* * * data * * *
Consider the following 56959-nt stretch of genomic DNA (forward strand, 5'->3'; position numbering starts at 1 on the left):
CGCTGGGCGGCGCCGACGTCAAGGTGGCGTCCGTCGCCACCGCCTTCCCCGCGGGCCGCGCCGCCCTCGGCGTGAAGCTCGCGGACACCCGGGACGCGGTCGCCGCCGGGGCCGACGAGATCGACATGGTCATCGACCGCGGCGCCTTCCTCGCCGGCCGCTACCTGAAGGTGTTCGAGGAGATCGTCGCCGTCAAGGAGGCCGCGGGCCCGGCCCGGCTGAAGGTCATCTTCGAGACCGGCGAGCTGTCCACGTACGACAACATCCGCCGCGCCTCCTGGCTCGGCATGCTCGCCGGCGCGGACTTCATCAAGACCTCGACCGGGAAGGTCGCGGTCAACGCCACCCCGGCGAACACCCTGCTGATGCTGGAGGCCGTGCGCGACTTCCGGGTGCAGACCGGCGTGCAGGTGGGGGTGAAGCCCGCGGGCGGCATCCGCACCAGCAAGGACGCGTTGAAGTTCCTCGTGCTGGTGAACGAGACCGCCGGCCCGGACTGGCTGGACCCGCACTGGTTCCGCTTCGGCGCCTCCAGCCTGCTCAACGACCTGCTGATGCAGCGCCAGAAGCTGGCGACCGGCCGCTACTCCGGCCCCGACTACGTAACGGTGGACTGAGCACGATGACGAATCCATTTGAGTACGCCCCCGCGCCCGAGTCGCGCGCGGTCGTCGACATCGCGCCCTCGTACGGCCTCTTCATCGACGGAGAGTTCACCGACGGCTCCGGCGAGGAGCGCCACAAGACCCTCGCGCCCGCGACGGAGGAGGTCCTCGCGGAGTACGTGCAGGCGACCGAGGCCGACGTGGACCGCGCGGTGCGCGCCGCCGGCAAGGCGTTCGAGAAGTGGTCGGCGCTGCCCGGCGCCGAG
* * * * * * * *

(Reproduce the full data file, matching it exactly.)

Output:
Consider the following 56959-nt stretch of genomic DNA (forward strand, 5'->3'; position numbering starts at 1 on the left):
CGCTGGGCGGCGCCGACGTCAAGGTGGCGTCCGTCGCCACCGCCTTCCCCGCGGGCCGCGCCGCCCTCGGCGTGAAGCTCGCGGACACCCGGGACGCGGTCGCCGCCGGGGCCGACGAGATCGACATGGTCATCGACCGCGGCGCCTTCCTCGCCGGCCGCTACCTGAAGGTGTTCGAGGAGATCGTCGCCGTCAAGGAGGCCGCGGGCCCGGCCCGGCTGAAGGTCATCTTCGAGACCGGCGAGCTGTCCACGTACGACAACATCCGCCGCGCCTCCTGGCTCGGCATGCTCGCCGGCGCGGACTTCATCAAGACCTCGACCGGGAAGGTCGCGGTCAACGCCACCCCGGCGAACACCCTGCTGATGCTGGAGGCCGTGCGCGACTTCCGGGTGCAGACCGGCGTGCAGGTGGGGGTGAAGCCCGCGGGCGGCATCCGCACCAGCAAGGACGCGTTGAAGTTCCTCGTGCTGGTGAACGAGACCGCCGGCCCGGACTGGCTGGACCCGCACTGGTTCCGCTTCGGCGCCTCCAGCCTGCTCAACGACCTGCTGATGCAGCGCCAGAAGCTGGCGACCGGCCGCTACTCCGGCCCCGACTACGTAACGGTGGACTGAGCACGATGACGAATCCATTTGAGTACGCCCCCGCGCCCGAGTCGCGCGCGGTCGTCGACATCGCGCCCTCGTACGGCCTCTTCATCGACGGAGAGTTCACCGACGGCTCCGGCGAGGAGCGCCACAAGACCCTCGCGCCCGCGACGGAGGAGGTCCTCGCGGAGTACGTGCAGGCGACCGAGGCCGACGTGGACCGCGCGGTGCGCGCCGCCGGCAAGGCGTTCGAGAAGTGGTCGGCGCTGCCCGGCGCCGAG